B. What is the need or demand for this course? (Indicate if this course is part of a required sequence in the major.) What other programs would this course service?
Combining law and ethics into a single course reduces course overlap and provides room in the curriculum for other needed course.
C. Has this course been offered as Selected Topics/Experimental Topics course? If yes, how many times?
D. What qualifications for training and/or experience are necessary to teach this course? (List minimum qualifications for the instructor.)
Expertise in law, ethics or both.
- Other Course Information
1)Learn and appreciate the history and evolution of freedom of expression and the press, with focus on digital era and the global reach of the Internet.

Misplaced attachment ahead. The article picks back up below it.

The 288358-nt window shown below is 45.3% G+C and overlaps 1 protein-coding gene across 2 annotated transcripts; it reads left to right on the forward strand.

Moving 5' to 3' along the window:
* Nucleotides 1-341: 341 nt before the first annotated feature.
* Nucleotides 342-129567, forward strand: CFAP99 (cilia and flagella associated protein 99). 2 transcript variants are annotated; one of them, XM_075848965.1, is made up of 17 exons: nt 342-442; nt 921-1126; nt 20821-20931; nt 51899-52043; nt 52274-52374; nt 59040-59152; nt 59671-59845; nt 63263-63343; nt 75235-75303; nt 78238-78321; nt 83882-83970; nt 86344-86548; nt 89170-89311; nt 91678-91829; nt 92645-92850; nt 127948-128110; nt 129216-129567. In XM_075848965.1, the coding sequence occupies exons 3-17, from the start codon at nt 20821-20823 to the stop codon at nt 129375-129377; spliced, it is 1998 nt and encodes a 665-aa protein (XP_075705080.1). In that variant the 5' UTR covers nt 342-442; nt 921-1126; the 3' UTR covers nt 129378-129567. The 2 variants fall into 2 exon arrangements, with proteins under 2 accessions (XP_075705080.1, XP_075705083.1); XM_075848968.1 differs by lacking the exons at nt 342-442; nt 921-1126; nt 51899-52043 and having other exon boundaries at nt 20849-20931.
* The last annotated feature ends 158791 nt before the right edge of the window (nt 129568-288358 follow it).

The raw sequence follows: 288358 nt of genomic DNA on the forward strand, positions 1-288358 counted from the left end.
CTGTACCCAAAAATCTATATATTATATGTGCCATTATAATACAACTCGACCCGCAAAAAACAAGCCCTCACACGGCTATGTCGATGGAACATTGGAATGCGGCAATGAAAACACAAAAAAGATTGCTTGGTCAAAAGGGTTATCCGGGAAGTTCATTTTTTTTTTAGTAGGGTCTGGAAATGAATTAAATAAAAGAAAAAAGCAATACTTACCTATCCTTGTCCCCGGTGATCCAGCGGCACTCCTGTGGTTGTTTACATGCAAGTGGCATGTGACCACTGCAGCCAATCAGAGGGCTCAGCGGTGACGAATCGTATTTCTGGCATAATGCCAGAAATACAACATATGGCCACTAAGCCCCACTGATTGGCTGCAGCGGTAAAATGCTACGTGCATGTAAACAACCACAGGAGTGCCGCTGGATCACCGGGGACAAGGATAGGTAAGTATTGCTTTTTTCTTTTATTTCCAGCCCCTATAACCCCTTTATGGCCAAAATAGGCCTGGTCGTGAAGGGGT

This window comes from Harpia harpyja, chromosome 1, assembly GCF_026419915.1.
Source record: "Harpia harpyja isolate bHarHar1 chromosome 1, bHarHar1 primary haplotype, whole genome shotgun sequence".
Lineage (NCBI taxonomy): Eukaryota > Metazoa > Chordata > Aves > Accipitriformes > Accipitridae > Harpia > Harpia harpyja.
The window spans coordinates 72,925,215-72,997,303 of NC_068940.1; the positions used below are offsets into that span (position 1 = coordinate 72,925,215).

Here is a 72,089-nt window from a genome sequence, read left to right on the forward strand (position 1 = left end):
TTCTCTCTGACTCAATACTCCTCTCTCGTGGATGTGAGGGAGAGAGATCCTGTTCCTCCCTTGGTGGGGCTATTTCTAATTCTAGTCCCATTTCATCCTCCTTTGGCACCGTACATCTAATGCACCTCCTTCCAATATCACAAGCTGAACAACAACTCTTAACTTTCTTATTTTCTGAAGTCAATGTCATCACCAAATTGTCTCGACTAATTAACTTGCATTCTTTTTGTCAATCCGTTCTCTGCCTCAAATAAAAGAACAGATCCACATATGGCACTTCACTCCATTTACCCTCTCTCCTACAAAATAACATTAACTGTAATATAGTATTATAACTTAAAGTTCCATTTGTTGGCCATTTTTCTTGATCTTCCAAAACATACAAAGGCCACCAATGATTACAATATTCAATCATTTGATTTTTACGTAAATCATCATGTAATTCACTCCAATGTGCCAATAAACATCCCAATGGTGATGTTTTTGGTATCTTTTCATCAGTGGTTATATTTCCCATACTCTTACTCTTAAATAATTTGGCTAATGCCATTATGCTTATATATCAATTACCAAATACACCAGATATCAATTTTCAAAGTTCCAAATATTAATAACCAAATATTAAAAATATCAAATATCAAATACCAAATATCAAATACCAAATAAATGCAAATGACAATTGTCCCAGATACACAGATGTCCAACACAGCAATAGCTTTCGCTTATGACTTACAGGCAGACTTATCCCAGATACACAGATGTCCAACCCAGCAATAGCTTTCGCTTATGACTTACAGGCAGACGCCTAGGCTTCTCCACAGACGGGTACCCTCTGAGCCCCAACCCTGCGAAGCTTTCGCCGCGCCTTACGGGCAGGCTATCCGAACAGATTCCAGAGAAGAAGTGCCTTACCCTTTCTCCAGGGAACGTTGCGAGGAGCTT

2) Navigate the statutes, regulations and court precedents pertaining to: access to public records and meetings; defamation; invasion of privacy; copyright; contempt; and other digitally-relevant issues;
3) Identify digital ethics issues in situ;
2)Articulate responsibilities of online publishers and conduct systematic analysis of particular cases, leading to normative judgments that correctly categorize actions as ethically prohibited, permitted, required, and ideal;
3)Articulate and avoid ethical problems in the conduct of online research and data collection, selection and presentation.
4)Illustrate how choice of language, visual portrayals, site parameters and levels of accessibility may perpetuate value assumptions and conventions of dominant society or may support domestic and global diversity.
B. Learning Outcomes